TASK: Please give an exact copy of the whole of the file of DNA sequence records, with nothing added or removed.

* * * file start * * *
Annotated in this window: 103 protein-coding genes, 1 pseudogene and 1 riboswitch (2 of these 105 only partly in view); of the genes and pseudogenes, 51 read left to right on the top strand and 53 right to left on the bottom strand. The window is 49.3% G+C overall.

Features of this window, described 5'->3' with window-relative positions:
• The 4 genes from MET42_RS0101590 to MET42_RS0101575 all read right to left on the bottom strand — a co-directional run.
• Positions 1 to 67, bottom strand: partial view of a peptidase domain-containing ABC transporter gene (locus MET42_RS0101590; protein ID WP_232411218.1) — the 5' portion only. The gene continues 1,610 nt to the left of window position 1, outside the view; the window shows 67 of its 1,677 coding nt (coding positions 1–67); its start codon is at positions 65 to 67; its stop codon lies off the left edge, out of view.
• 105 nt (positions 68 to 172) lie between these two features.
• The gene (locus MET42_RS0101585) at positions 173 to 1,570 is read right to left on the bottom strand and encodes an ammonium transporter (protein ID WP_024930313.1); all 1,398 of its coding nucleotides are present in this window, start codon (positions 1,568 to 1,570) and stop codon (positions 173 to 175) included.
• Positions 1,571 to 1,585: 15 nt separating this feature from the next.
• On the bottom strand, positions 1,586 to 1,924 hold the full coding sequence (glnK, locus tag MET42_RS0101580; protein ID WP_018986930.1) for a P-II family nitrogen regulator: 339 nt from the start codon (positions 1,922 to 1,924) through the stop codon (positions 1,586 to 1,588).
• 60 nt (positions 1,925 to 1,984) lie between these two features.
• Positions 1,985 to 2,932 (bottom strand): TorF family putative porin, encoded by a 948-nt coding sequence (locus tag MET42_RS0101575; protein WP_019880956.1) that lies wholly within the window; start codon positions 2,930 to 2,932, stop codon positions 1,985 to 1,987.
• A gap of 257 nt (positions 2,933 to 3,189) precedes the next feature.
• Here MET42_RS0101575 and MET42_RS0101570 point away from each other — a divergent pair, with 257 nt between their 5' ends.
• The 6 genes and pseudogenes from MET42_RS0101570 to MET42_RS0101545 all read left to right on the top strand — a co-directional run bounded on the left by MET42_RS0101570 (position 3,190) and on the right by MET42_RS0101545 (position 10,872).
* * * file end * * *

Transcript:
Annotated in this window: 103 protein-coding genes, 1 pseudogene and 1 riboswitch (2 of these 105 only partly in view); of the genes and pseudogenes, 51 read left to right on the top strand and 53 right to left on the bottom strand. The window is 49.3% G+C overall.

Features of this window, described 5'->3' with window-relative positions:
• The 4 genes from MET42_RS0101590 to MET42_RS0101575 all read right to left on the bottom strand — a co-directional run.
• Positions 1 to 67, bottom strand: partial view of a peptidase domain-containing ABC transporter gene (locus MET42_RS0101590; protein ID WP_232411218.1) — the 5' portion only. The gene continues 1,610 nt to the left of window position 1, outside the view; the window shows 67 of its 1,677 coding nt (coding positions 1–67); its start codon is at positions 65 to 67; its stop codon lies off the left edge, out of view.
• 105 nt (positions 68 to 172) lie between these two features.
• The gene (locus MET42_RS0101585) at positions 173 to 1,570 is read right to left on the bottom strand and encodes an ammonium transporter (protein ID WP_024930313.1); all 1,398 of its coding nucleotides are present in this window, start codon (positions 1,568 to 1,570) and stop codon (positions 173 to 175) included.
• Positions 1,571 to 1,585: 15 nt separating this feature from the next.
• On the bottom strand, positions 1,586 to 1,924 hold the full coding sequence (glnK, locus tag MET42_RS0101580; protein ID WP_018986930.1) for a P-II family nitrogen regulator: 339 nt from the start codon (positions 1,922 to 1,924) through the stop codon (positions 1,586 to 1,588).
• 60 nt (positions 1,925 to 1,984) lie between these two features.
• Positions 1,985 to 2,932 (bottom strand): TorF family putative porin, encoded by a 948-nt coding sequence (locus tag MET42_RS0101575; protein WP_019880956.1) that lies wholly within the window; start codon positions 2,930 to 2,932, stop codon positions 1,985 to 1,987.
• A gap of 257 nt (positions 2,933 to 3,189) precedes the next feature.
• Here MET42_RS0101575 and MET42_RS0101570 point away from each other — a divergent pair, with 257 nt between their 5' ends.
• The 6 genes and pseudogenes from MET42_RS0101570 to MET42_RS0101545 all read left to right on the top strand — a co-directional run bounded on the left by MET42_RS0101570 (position 3,190) and on the right by MET42_RS0101545 (position 10,872).